So What Do You Do, Samir Husni, Mr. Magazine?

Husni shares his take on monetizing digital content and the outlook for print publications.

If print is dead, Samir Husni has been working in a mausoleum. Running a $30,000 annual tab for his magazine collection, the issues are overflowing from his three storage units and onto his office floor and couch at the University of Mississippi, where he educates the next wave of journalists and runs the Magazine Innovation Center.

From his first comic book at age 8, Husni's passion for print grew to the point where he was publishing a daily paper from his bedroom in Lebanon, writing his own news stories and using candle wax to imprint the ink from old newspaper images. When he set out to earn his Ph.D. in magazine journalism 30 years ago, there was no such thing. When he wanted to turn his magazine research into a book on which publications succeeded and failed, his peers said, "Didn't you do this last year?" Husni recalls complaining to his wife, "They just don't get it." She said, "Why don't you put it in a book and just send it to the industry?" He pitched the idea to Jim Autry, then president of Meredith Publishing, and he bit. Within two weeks of publication, every copy was gone, and he became a household name -- as Mr. Magazine, a moniker from a student who couldn't pronounce "Husni." "At the end of the semester, he gave me a plaque," says Husni. In 1989, The New York Times ran a photo of his desk in a profile story, and the name stuck. "I figured, if everybody wants to call me Mr. Magazine, so be it."

Today he lives up to the title as the country's preeminent magazine expert. On the eve of the 25th edition of his eponymous Guide To New Magazines, coming out in June, caught up with Husni to discuss what it takes to succeed in today's magazine marketplace and the real salvation of print (Hint: It's not the iPad).

...keep reading at media bistro

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Your logo on pizza (yes, I said P-I-Z-Z-A). Yum?

Gee, Your Logo Tastes Terrific!Pass the Pistons pizza and Timberwolves toast! Soon, you'll be able to put your favorite NBA team where your mouth is, thanks to brave new licensing initiatives designed to fatten up the NBA's bottom line.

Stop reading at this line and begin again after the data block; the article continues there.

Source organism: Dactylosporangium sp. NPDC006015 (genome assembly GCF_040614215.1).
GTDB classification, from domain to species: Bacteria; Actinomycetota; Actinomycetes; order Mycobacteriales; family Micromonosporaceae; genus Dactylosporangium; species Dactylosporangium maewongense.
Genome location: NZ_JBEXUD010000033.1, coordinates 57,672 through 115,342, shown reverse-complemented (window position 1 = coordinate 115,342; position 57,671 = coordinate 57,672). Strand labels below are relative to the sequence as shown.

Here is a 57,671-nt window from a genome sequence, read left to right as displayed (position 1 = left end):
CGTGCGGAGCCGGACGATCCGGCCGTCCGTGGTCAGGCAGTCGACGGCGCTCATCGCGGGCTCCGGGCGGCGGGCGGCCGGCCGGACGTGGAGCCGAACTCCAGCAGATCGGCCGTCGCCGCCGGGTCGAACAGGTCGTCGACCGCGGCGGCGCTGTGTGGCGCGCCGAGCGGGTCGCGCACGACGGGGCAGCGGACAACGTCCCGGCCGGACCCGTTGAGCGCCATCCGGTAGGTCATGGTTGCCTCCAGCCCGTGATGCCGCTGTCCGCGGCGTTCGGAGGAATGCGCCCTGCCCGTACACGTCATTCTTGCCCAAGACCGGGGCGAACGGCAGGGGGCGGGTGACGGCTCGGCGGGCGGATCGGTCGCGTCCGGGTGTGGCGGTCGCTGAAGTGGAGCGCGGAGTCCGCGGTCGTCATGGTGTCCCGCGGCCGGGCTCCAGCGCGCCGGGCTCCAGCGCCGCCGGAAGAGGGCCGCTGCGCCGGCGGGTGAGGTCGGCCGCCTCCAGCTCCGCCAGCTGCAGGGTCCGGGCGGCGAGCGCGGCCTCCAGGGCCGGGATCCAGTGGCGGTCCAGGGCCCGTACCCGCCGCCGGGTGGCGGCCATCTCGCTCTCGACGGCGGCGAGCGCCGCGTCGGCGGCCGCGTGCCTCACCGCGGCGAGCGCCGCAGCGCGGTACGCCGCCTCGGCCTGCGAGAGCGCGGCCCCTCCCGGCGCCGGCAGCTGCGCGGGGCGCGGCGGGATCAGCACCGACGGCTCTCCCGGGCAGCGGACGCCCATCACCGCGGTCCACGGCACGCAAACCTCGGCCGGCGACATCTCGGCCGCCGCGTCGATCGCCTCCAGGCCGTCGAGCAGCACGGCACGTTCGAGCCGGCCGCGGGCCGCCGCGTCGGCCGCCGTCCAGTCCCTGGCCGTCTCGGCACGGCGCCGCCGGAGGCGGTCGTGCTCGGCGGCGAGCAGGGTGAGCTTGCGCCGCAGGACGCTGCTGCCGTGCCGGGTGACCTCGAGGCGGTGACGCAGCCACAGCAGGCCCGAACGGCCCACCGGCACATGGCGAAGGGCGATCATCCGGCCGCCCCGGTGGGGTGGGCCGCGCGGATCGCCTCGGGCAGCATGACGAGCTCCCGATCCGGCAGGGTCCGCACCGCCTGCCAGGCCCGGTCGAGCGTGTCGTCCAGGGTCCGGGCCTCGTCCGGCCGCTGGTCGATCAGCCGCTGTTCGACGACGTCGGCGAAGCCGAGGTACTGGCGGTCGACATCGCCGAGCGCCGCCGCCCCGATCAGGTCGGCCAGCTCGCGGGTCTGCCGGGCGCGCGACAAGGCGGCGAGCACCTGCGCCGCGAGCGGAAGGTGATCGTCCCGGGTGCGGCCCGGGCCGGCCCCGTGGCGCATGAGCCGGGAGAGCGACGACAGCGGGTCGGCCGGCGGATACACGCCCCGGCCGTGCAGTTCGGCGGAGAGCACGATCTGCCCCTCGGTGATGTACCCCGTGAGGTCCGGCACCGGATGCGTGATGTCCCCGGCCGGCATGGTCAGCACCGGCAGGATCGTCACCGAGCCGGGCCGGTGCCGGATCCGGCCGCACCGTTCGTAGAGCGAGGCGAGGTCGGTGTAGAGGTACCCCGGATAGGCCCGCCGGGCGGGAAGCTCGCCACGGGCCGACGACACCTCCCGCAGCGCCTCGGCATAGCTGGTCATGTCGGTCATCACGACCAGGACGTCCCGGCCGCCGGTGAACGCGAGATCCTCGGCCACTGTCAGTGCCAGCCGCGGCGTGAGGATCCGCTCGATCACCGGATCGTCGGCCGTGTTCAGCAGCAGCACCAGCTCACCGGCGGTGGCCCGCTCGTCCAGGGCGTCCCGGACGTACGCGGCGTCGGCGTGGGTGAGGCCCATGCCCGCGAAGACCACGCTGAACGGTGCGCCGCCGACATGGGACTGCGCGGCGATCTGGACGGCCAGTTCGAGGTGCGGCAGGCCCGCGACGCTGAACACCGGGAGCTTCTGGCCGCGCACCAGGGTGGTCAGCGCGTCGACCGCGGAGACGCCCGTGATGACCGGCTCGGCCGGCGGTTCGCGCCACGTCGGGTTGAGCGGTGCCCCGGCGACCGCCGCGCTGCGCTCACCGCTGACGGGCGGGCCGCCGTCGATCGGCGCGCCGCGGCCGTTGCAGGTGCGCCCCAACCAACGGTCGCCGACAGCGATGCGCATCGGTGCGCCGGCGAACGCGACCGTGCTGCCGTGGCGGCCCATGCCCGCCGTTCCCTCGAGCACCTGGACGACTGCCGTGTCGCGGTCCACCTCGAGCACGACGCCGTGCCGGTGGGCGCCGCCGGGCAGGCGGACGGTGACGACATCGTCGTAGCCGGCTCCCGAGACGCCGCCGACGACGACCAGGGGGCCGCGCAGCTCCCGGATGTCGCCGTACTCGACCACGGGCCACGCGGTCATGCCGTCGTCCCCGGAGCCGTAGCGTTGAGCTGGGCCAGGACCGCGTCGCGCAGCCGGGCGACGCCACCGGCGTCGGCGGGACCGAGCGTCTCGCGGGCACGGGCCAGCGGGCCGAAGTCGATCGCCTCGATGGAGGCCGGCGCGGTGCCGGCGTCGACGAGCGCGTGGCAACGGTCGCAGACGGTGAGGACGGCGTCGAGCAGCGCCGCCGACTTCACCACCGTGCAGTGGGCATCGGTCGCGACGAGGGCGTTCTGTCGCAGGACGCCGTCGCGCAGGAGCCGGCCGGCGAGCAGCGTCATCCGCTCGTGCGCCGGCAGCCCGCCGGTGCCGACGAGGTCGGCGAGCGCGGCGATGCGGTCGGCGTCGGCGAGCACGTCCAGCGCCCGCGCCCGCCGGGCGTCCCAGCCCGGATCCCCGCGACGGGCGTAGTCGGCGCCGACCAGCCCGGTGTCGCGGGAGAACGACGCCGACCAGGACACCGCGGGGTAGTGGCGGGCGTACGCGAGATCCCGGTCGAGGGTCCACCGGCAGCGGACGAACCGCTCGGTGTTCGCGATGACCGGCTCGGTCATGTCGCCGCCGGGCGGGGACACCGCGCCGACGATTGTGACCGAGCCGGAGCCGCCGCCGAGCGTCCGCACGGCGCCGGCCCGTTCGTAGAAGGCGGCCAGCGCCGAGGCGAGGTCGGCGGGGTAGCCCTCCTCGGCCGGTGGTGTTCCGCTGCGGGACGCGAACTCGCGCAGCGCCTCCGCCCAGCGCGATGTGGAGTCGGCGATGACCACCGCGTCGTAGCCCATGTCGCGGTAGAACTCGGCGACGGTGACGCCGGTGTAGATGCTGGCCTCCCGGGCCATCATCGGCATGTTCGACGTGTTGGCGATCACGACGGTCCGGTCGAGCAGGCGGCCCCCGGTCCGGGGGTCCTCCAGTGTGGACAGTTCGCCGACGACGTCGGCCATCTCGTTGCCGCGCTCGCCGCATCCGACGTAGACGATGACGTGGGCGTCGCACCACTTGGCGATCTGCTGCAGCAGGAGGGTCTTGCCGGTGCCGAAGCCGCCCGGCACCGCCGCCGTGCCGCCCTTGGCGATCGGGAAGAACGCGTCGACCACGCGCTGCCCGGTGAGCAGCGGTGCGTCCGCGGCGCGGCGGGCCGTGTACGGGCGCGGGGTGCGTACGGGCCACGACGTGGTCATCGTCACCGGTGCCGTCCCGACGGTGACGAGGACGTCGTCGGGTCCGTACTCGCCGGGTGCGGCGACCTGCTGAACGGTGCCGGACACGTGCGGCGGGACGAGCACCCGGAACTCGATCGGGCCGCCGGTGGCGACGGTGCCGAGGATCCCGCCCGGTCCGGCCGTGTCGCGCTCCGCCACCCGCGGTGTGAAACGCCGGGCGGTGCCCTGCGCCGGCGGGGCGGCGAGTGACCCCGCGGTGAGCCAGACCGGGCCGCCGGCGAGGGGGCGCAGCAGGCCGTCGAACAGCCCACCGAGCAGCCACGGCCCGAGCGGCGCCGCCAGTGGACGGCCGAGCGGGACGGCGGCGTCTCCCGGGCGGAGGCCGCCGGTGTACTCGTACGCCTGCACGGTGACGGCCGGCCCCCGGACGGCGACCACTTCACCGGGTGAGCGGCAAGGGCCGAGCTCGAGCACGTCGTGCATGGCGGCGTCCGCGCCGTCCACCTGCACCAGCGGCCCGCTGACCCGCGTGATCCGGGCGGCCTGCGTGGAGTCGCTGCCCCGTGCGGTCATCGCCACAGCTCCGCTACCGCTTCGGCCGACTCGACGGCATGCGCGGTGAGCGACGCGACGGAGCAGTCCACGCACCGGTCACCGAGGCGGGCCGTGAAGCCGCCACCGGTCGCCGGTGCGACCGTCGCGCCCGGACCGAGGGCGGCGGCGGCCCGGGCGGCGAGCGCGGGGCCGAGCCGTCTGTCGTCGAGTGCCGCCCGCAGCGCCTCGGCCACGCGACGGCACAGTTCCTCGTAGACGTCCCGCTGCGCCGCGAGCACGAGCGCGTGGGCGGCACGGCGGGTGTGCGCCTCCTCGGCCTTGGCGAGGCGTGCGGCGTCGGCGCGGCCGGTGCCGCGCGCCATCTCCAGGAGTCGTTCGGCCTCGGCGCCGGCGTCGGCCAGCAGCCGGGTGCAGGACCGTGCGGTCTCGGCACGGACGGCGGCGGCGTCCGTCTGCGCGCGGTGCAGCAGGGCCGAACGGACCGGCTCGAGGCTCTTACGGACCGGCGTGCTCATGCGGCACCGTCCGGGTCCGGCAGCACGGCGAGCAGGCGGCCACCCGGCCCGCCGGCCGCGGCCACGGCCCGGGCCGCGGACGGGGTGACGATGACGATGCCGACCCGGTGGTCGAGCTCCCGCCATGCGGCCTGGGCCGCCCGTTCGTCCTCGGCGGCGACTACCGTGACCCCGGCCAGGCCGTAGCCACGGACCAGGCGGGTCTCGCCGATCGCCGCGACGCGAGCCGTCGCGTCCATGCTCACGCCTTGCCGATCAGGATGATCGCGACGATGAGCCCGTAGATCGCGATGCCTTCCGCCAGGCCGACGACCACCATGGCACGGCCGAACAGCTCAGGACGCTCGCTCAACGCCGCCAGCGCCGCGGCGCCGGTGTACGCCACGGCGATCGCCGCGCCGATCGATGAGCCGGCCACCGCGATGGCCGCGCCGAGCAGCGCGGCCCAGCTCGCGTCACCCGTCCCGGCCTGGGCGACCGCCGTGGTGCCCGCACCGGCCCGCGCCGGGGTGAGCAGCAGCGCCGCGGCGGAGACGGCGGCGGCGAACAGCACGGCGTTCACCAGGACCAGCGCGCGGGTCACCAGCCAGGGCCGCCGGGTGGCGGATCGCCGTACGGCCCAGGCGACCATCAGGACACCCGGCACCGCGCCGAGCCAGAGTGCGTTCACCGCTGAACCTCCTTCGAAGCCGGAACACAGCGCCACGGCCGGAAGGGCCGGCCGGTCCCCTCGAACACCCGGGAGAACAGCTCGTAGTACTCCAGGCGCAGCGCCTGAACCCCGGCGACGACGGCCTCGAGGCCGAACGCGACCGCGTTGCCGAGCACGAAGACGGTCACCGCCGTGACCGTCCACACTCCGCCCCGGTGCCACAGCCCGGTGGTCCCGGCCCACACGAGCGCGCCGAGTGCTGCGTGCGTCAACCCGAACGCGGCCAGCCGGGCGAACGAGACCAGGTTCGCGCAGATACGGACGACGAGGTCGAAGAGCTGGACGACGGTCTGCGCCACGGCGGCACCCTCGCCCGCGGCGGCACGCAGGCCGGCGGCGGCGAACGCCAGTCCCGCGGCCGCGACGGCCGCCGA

The league is betting that basketball fans, having lost interest in team-branded apparel, will have bottomless appetites for logo foodstuffs. "As key licensing categories have matured, it's an ongoing goal of the NBA to expand the brand into places that may attract new customers," Sal LaRocca, head of global merchandising, told USA Today.

...keep reading at media bistro

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The best beer and food pairings

"Good food can make good beer taste better, and vice versa," says Aviram Turgeman, a beer sommelier at Cafe D'Alsace in Manhattan. Select the food you're eating to learn his picks for which beers are the perfect match for your main dish.

Pizza, Mackerel
Drink this: Pilsner, lager
Why it works: Structure. A dry, crisp beer with balanced hops can overcome strong flavors, like seasonings on pizza, or the oiliness of fish. Plus, the hops can scrub your taste-buds between bites, enhancing the flavor of both beer and food.
Health bonus: When steaks were soaked in pilsner for 6 hours before panfrying, a suspected carcinogen in the meat was reduced by as much as 88 percent, according to a Journal of Agricultural and Food Chemistry study.
Also try: Stella Artois, Kronenbourg 1664

Burger, Chicken, Lamb
Drink this: Amber ale
Why it works: Intensity. "Strong flavors overwhelm light beers," says Turgeman. That's why you need a complex, heavier brew.
Health bonus: The hops in a beer like an amber ale may help lower cholesterol and prevent blood clotting, according to a 2007 study published in the International Journal of Food Sciences and Nutrition.
Also try: Sierra Nevada Pale Ale, Samuel Smith's Nut Brown Ale

Beef, Sausage, Pork
Drink this: Farmhouse ale
Why it works: Region. European beers taste great with meat cooked in European styles. Carry the lesson to other cuisines, to complement undertones in each: Asian beer with sushi, a Mexican cerveza with tacos, and so on.